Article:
EWR Information
Courtesy of NY & NY Port Authority Website
concessions; Termianl A Tony Roma's and Terminal B Subway Sandwiches will be open 24hrs with 3 days food supply.
NJ Transit; will suspend train at 12 noon tomorrow. Bus service will be suspended at 6 pm.
PATH; service will be suspended at 12 noon Saturday.
Amtrak; last train schedule into rail link into NY at 1822hrs.
Airtrain to Rail link will be suspended after 1900hrs. All airtrain service will be suspended at 2300hrs.

Sometimes the airlines schedulers will try to violate the contract they have in order to maintain some sort of service...or make sure they have enough flight attendants on hand.

Last 5 Days of the Month Pay Protection

It has been brought to my attention that Scheduling is calling F/A's who are in lat 5 days of the month with cxl's and telling them they must call them back. This is not true. ARTICLE 9.P is different than ARTICLE 9.P. 6 last 5 days of the month.
Article 9.p.6 states you must put yourself on the makeup list and accept any flying that is offered. DO NOT FALL INTO CREW SCHEDS TRAP. You only need to call crew sched during a missconnect, cancellation, or illegality during the first 25 days of the month.

9am SoC Operations call regarding tri-state operations

Here is a recap of this mornings SOC conference call:
CLT/RDU/RIC/BWI/IAD/DCA are all open and operating arrivals and departures.      
ORF airport only has partial electricity, some minor flooding, plans are currently to operate F682 DFW-RIC.
JFK/LGA/EWR/BOS/BDL/PHL are all closed. SOC is awaiting information to see what will be decided with public ground transportation to determine when they can successfully start operations.   
PHL airport has reported good conditions.
JFK has reported no structural damage and LGA has reported just a few manageable leaks as of 0900CT. 
JFK has several long haul arrival flights that will be decided later to determine if they will operate or possibly land in Chicago.

NY Area Airports Up and Running.....limited public transportation

Irene has finally left the area, and the NYC airports have announced plans to open in the morning:  LGA at 0700, JFK and EWR at 0600.  The LGA MOD office will open at 0600.
The M60 and Q33 buses to LGA began operations late this afternoon.  While many other modes of transportation are still suspended, please allow extra time for travel to the airport.  

 So you can see that even though passengers are stranded, so are the crew-members. It takes a lot to maintain the other side of the coin as well.
You have regular line flight attendants, then those flight attendants on Reserve (FAs who are sitting waiting for other FAs who call in sick or irregular operations such as bad weather) There are crews who are stuck at hotels, airports, and cities they weren't scheduled to land in.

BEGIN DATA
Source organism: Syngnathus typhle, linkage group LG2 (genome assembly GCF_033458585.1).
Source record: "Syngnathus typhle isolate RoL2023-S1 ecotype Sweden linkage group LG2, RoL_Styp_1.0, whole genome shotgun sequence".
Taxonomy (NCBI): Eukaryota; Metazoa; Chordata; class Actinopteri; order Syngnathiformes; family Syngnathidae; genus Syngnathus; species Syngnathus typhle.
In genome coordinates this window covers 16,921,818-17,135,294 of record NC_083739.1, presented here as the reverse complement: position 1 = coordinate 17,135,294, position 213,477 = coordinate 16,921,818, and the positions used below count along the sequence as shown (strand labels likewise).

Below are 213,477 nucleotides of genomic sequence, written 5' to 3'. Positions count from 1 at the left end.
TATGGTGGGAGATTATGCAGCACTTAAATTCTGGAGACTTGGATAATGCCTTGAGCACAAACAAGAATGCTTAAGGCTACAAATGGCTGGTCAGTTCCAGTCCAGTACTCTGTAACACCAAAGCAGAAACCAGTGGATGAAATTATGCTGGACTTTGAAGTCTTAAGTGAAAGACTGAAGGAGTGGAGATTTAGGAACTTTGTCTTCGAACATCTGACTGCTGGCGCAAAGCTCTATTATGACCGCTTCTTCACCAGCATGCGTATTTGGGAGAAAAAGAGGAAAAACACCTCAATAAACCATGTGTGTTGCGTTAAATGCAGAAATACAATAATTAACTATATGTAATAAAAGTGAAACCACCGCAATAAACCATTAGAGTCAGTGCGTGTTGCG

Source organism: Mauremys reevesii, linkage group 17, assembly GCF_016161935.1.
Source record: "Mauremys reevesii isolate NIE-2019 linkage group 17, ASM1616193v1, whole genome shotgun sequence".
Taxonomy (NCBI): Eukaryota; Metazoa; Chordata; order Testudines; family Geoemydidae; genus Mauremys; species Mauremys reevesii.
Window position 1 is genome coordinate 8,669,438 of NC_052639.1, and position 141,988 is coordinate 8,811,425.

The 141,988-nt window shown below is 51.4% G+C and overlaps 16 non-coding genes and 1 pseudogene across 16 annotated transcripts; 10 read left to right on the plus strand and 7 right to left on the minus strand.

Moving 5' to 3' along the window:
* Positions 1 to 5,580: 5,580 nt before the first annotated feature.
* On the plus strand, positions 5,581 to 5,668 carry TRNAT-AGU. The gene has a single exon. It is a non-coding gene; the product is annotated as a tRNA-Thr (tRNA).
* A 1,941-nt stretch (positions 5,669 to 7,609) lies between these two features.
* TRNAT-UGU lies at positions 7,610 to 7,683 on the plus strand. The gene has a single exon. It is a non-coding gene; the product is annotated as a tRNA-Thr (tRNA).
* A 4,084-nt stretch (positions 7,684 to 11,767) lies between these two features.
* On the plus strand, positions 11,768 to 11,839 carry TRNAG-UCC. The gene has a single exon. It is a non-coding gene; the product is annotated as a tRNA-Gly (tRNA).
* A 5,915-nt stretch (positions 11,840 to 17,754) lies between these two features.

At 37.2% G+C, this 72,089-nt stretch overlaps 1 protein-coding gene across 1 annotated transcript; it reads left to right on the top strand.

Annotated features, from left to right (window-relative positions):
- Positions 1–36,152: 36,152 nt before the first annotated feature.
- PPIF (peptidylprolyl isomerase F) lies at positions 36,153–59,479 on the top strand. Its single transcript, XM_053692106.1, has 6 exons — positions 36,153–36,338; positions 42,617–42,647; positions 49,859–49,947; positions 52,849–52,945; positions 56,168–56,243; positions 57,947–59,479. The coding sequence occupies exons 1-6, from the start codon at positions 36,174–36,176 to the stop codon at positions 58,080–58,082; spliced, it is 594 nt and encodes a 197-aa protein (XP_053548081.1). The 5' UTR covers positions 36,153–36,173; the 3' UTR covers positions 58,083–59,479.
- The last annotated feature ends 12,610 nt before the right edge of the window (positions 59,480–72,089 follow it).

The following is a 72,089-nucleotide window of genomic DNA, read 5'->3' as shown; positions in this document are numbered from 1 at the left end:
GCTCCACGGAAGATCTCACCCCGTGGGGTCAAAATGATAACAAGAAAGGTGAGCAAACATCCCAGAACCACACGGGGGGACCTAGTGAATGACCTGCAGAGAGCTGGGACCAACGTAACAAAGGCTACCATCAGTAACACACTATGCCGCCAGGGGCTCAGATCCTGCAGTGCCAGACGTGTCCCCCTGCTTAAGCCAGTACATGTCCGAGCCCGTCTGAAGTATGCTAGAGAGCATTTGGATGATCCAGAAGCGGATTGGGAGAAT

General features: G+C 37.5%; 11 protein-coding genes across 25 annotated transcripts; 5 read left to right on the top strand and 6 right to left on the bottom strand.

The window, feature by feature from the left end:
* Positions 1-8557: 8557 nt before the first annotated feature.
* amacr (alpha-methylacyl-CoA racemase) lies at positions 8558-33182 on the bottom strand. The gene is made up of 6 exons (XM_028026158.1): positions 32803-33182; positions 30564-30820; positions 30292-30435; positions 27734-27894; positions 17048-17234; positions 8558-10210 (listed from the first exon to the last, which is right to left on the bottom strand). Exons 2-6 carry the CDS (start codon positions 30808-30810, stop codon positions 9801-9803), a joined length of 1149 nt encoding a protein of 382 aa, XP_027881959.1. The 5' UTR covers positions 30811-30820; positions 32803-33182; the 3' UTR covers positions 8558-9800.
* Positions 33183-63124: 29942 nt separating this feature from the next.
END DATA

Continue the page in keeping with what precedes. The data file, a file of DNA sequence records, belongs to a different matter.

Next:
Now that the Hurricane has passed, the airline has to make sure they get their employee's back to where they need to be, as well as get their passengers where they've been wanting to go since the disruptions.

Thursday, August 25, 2011

Traveling as a Non-Rev (non-revenue) passenger

One of the benefits of working for an airline is you receive certain amount of travel benefits. Majority of non-airline people think airline employee's travel for free, when in fact, majority do not.

At the airline that I work for, you, as an employee, are allowed unlimited travel. However it does come with certain restrictions. There are certain criteria you have to meet, as well as departure taxes you may have to pay to the airline...depending on how long you have flown with the company.

For us, employee's who have 25 years or more of actual company seniority, will fly service charge waived in the coach cabin system-wide. If the employee has five (5) years or more, but less than 25 years of actual company seniority, they will fly service charged waived in the coach cabin on domestic flights only. Otherwise, you will pay service charges for personal trave.

Now we have several designations as an employee when travel as a non-rev. Your travel privileges vary based on the Company you work for, your current company seniority, workgroup, and your employment status. You, your spouse or Company-recognized Domestic Partner (DP), and your dependent children are eligible for unlimited D2 classification service charge passes. Additionally, you have an annual travel pass bank of 24 one-way service charge passes to be used by your parents, other family members or friends (if eligible for D3 travel) in any combination you like. (this is when you get friends you never knew you had)

Most airlines have negotiated reciprocal reduced rate agreements with Other Airlines (OAL). These agreements are intended to extend travel opportunities to parts of the world not served by your specific airline and, like travel within your company, are provided to employees and retirees as a privilege, not a right.

Generally these agreements offer flat rate service charges based on the nonstop mileage of each ticketed segment. These are referred to as Zonal Employee Discount (ZED) fares and are available for unlimited travel by the employee/retiree, spouse/Company-recognized Domestic Partner(DP), and dependent children under 23. In some cases, travel is also extended to the employee's or retiree's parents, Registered Companion(RC), but on a limited basis.